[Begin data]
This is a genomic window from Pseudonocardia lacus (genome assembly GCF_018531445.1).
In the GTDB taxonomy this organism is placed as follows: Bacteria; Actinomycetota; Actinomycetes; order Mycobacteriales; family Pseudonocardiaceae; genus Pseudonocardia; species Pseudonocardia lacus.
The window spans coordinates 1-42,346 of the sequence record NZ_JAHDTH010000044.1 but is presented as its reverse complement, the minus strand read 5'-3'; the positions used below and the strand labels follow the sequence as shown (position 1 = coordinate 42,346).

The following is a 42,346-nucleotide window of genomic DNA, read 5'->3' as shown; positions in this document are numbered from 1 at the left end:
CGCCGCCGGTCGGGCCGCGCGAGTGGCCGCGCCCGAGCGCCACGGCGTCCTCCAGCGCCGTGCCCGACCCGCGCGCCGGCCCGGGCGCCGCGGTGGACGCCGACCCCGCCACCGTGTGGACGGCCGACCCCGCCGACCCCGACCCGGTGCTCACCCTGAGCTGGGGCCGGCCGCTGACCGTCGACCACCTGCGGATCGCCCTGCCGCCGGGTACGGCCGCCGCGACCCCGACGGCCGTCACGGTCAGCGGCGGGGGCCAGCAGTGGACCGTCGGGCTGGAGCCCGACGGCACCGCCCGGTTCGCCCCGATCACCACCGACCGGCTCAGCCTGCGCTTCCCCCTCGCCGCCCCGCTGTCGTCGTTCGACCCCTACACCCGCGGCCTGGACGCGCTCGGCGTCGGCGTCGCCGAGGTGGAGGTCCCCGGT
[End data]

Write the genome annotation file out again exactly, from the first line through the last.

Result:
This is a genomic window from Pseudonocardia lacus (genome assembly GCF_018531445.1).
In the GTDB taxonomy this organism is placed as follows: Bacteria; Actinomycetota; Actinomycetes; order Mycobacteriales; family Pseudonocardiaceae; genus Pseudonocardia; species Pseudonocardia lacus.
The window spans coordinates 1-42,346 of the sequence record NZ_JAHDTH010000044.1 but is presented as its reverse complement, the minus strand read 5'-3'; the positions used below and the strand labels follow the sequence as shown (position 1 = coordinate 42,346).

The following is a 42,346-nucleotide window of genomic DNA, read 5'->3' as shown; positions in this document are numbered from 1 at the left end:
CGCCGCCGGTCGGGCCGCGCGAGTGGCCGCGCCCGAGCGCCACGGCGTCCTCCAGCGCCGTGCCCGACCCGCGCGCCGGCCCGGGCGCCGCGGTGGACGCCGACCCCGCCACCGTGTGGACGGCCGACCCCGCCGACCCCGACCCGGTGCTCACCCTGAGCTGGGGCCGGCCGCTGACCGTCGACCACCTGCGGATCGCCCTGCCGCCGGGTACGGCCGCCGCGACCCCGACGGCCGTCACGGTCAGCGGCGGGGGCCAGCAGTGGACCGTCGGGCTGGAGCCCGACGGCACCGCCCGGTTCGCCCCGATCACCACCGACCGGCTCAGCCTGCGCTTCCCCCTCGCCGCCCCGCTGTCGTCGTTCGACCCCTACACCCGCGGCCTGGACGCGCTCGGCGTCGGCGTCGCCGAGGTGGAGGTCCCCGGT